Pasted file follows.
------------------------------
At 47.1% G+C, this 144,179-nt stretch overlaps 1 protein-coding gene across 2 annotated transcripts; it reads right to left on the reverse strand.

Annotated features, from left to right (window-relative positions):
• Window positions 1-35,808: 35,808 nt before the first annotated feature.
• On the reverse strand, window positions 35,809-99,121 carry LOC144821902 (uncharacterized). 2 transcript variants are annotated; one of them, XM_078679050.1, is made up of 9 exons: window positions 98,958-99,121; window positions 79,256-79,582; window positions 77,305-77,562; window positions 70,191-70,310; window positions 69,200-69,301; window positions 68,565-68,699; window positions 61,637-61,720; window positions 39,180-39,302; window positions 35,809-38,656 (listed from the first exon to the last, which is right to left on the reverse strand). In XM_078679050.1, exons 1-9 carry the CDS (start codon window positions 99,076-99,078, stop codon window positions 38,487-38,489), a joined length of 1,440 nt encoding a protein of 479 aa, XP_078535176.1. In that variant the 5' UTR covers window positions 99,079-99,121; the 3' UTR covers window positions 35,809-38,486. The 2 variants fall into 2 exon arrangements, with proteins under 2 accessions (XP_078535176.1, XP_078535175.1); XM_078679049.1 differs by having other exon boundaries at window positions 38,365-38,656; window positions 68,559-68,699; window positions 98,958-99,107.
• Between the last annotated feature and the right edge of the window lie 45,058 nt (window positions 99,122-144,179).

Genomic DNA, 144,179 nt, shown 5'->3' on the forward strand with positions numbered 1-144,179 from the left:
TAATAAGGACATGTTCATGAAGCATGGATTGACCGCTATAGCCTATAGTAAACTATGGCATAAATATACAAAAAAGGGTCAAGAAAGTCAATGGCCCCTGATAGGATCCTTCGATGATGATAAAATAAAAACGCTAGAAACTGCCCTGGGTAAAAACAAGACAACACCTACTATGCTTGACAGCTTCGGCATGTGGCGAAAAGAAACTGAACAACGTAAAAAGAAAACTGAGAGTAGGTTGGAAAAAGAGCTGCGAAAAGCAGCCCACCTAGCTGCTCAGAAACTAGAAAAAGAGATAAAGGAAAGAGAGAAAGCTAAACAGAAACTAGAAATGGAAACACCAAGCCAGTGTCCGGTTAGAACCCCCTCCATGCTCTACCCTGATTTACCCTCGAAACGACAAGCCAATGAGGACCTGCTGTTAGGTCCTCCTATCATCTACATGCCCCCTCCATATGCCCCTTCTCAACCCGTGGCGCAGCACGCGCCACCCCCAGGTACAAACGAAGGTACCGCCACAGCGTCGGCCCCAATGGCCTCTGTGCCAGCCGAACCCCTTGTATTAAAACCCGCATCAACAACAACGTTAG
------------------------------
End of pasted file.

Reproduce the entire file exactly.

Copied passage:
At 47.1% G+C, this 144,179-nt stretch overlaps 1 protein-coding gene across 2 annotated transcripts; it reads right to left on the reverse strand.

Annotated features, from left to right (window-relative positions):
• Window positions 1-35,808: 35,808 nt before the first annotated feature.
• On the reverse strand, window positions 35,809-99,121 carry LOC144821902 (uncharacterized). 2 transcript variants are annotated; one of them, XM_078679050.1, is made up of 9 exons: window positions 98,958-99,121; window positions 79,256-79,582; window positions 77,305-77,562; window positions 70,191-70,310; window positions 69,200-69,301; window positions 68,565-68,699; window positions 61,637-61,720; window positions 39,180-39,302; window positions 35,809-38,656 (listed from the first exon to the last, which is right to left on the reverse strand). In XM_078679050.1, exons 1-9 carry the CDS (start codon window positions 99,076-99,078, stop codon window positions 38,487-38,489), a joined length of 1,440 nt encoding a protein of 479 aa, XP_078535176.1. In that variant the 5' UTR covers window positions 99,079-99,121; the 3' UTR covers window positions 35,809-38,486. The 2 variants fall into 2 exon arrangements, with proteins under 2 accessions (XP_078535176.1, XP_078535175.1); XM_078679049.1 differs by having other exon boundaries at window positions 38,365-38,656; window positions 68,559-68,699; window positions 98,958-99,107.
• Between the last annotated feature and the right edge of the window lie 45,058 nt (window positions 99,122-144,179).

Genomic DNA, 144,179 nt, shown 5'->3' on the forward strand with positions numbered 1-144,179 from the left:
TAATAAGGACATGTTCATGAAGCATGGATTGACCGCTATAGCCTATAGTAAACTATGGCATAAATATACAAAAAAGGGTCAAGAAAGTCAATGGCCCCTGATAGGATCCTTCGATGATGATAAAATAAAAACGCTAGAAACTGCCCTGGGTAAAAACAAGACAACACCTACTATGCTTGACAGCTTCGGCATGTGGCGAAAAGAAACTGAACAACGTAAAAAGAAAACTGAGAGTAGGTTGGAAAAAGAGCTGCGAAAAGCAGCCCACCTAGCTGCTCAGAAACTAGAAAAAGAGATAAAGGAAAGAGAGAAAGCTAAACAGAAACTAGAAATGGAAACACCAAGCCAGTGTCCGGTTAGAACCCCCTCCATGCTCTACCCTGATTTACCCTCGAAACGACAAGCCAATGAGGACCTGCTGTTAGGTCCTCCTATCATCTACATGCCCCCTCCATATGCCCCTTCTCAACCCGTGGCGCAGCACGCGCCACCCCCAGGTACAAACGAAGGTACCGCCACAGCGTCGGCCCCAATGGCCTCTGTGCCAGCCGAACCCCTTGTATTAAAACCCGCATCAACAACAACGTTAG